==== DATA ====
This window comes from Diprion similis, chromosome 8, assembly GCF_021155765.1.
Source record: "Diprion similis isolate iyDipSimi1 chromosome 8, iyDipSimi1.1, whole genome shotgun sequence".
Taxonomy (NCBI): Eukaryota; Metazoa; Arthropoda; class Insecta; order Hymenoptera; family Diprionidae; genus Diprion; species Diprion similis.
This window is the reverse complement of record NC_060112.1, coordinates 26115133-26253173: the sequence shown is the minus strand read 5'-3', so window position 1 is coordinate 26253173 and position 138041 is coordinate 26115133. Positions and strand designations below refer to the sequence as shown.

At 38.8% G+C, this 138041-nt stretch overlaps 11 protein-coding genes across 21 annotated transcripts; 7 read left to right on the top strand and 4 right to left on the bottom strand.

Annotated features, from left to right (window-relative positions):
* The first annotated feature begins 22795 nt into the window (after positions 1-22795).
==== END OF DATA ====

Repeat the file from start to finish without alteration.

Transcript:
This window comes from Diprion similis, chromosome 8, assembly GCF_021155765.1.
Source record: "Diprion similis isolate iyDipSimi1 chromosome 8, iyDipSimi1.1, whole genome shotgun sequence".
Taxonomy (NCBI): Eukaryota; Metazoa; Arthropoda; class Insecta; order Hymenoptera; family Diprionidae; genus Diprion; species Diprion similis.
This window is the reverse complement of record NC_060112.1, coordinates 26115133-26253173: the sequence shown is the minus strand read 5'-3', so window position 1 is coordinate 26253173 and position 138041 is coordinate 26115133. Positions and strand designations below refer to the sequence as shown.

At 38.8% G+C, this 138041-nt stretch overlaps 11 protein-coding genes across 21 annotated transcripts; 7 read left to right on the top strand and 4 right to left on the bottom strand.

Annotated features, from left to right (window-relative positions):
* The first annotated feature begins 22795 nt into the window (after positions 1-22795).